The Euro floating rotors aren't going to "feel" any different or change the way your car brakes. The big advantage to them is that they are about 1.5 pounds lighter per rotor in front and slightly less in back. That's helpful for improving ride and handling. And during severe driving conditions (i.e. track events) the rotor will be less prone to distortion since it can expand in all directions unconstrained. That leads to less tapered pad wear and firmer pedal feel during track conditions. It does nothing on the street at legal speeds.Texas said:Anybody know anything about european floating rotors as an alternative to the pricey big brake kits by Brembo and Stop Tech for mostly street use? I'm told they are a big improvement over stock for a guy who doesn't track his car much. Where can I get them?
At the risk of sounding picky, let's discuss the "heat capacity" of the Euro floating rotors. If you use the traditional definition of heat capacity, meaning how much heat can it absorb before you run into fade problems, then it actually has LESS heat capacity than the 1-piece American rotors. The aluminum center hub, isolated by 12 steel pins, means the iron friction ring has less mass to hold rhe same amount of thermal energy. Thus, for any given stop, the Euro rotor will be hotter than the American rotor. Bottom line - the American rotor is a bigger heat sink. As far as SHEDDING heat, the two rotors should be very similar.RRoberts said:All of the above having been said, I did add the Euro 2-piece rotors in the rear of my car to get a little more heat capacity.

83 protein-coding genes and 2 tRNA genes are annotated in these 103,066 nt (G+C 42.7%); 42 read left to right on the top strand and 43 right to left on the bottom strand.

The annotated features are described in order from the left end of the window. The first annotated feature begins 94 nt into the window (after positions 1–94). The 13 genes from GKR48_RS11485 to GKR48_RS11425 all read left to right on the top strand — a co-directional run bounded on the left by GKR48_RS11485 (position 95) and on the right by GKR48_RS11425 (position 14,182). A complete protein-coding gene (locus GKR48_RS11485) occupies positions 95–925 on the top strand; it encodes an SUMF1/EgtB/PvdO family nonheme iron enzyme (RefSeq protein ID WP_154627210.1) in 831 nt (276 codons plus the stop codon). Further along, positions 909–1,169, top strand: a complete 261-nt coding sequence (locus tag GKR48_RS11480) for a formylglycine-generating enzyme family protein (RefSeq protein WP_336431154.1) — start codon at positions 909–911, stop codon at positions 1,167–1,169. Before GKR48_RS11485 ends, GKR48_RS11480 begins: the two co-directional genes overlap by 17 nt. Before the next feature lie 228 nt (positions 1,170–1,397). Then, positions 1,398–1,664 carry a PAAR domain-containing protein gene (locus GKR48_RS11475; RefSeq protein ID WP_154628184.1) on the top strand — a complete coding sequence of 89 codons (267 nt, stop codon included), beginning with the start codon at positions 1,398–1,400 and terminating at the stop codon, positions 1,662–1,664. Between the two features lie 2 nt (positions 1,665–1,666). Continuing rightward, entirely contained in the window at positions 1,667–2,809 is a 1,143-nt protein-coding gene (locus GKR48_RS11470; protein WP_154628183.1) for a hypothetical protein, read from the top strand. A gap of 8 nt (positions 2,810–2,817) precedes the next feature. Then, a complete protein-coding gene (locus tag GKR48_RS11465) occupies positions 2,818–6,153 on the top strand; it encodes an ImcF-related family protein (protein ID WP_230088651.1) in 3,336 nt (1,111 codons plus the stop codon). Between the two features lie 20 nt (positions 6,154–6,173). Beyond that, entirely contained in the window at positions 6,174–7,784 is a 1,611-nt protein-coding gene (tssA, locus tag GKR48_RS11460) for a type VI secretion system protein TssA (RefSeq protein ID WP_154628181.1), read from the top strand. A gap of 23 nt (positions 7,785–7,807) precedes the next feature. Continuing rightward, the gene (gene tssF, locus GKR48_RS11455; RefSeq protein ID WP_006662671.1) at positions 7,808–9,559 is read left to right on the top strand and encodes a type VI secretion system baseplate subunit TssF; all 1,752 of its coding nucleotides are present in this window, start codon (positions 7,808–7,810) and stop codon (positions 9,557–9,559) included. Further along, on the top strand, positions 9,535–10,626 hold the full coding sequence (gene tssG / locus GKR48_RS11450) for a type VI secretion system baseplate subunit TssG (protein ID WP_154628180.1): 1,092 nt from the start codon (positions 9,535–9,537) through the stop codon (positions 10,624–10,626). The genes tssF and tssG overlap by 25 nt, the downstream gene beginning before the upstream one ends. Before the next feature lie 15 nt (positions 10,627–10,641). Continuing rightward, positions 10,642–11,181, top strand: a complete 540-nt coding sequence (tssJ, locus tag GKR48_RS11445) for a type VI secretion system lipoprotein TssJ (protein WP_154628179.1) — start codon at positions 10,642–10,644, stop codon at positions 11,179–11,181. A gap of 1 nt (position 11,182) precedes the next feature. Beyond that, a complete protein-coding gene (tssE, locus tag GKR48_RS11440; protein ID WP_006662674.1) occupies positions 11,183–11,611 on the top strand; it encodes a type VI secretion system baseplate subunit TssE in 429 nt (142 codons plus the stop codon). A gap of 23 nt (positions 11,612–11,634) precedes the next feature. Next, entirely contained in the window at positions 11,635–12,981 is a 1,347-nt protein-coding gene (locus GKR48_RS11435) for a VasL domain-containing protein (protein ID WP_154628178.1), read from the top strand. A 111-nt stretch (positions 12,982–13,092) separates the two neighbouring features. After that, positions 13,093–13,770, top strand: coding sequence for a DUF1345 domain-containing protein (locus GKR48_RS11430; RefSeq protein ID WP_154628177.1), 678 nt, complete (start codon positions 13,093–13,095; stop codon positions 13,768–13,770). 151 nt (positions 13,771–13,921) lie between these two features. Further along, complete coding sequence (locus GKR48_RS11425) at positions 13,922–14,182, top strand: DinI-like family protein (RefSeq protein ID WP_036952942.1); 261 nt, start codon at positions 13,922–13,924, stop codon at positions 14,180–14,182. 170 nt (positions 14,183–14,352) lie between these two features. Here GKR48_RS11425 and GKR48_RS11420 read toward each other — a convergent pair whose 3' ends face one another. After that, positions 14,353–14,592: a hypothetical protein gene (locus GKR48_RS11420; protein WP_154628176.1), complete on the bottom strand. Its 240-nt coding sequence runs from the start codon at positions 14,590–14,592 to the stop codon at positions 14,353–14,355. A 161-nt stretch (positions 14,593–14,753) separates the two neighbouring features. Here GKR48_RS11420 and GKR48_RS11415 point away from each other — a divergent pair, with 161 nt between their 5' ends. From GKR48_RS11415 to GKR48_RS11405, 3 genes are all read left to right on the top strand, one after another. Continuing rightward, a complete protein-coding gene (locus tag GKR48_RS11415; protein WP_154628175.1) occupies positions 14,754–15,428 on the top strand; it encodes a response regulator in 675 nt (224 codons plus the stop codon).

You are correct. The steel pins isolate the aluminum hat from the iron friction ring, resulting in less heat transfer to the wheel bearings.Úbermensch said:I take it by there being less heat transfer (than a solid once piece design) there's also less chance of grease being boiled out of the wheel bearing (leading to its failure) with the floating disc ? or is that even an issue nowadays, its just something my mechanic brought up while lambasting about glowing-red-wheel-disc syndrome :7:
Dave:DZeckhausen said:Now let's take a looser definition of "heat capacity" where it can mean the ability of the Euro rotor to get really really hot and still not have some of the problems that would affect performance on the 1-piece rotor. The fact that the Euro rotor actually floats on those 12 pins, means that it won't distort at high temperature. (This is called coning.) So you end up with a firmer pedal under race conditions since the rotor remains flat. Unless you also change pads to a higher performance compound and flush your brake fluid with something like Motul 600, the Euro rotors will not help you avoid fluid fade or pad fade. In fact, they may aggravate an existing condition.
Dave,At the risk of sounding picky, let's discuss the "heat capacity" of the Euro floating rotors.
I couldn't have put it better! Thanks for saving me some typing. :cheers:RRoberts said:Not to answer for Dave Z., but his answer says:
1. The brake part ... blah blah blah [stuff deleted]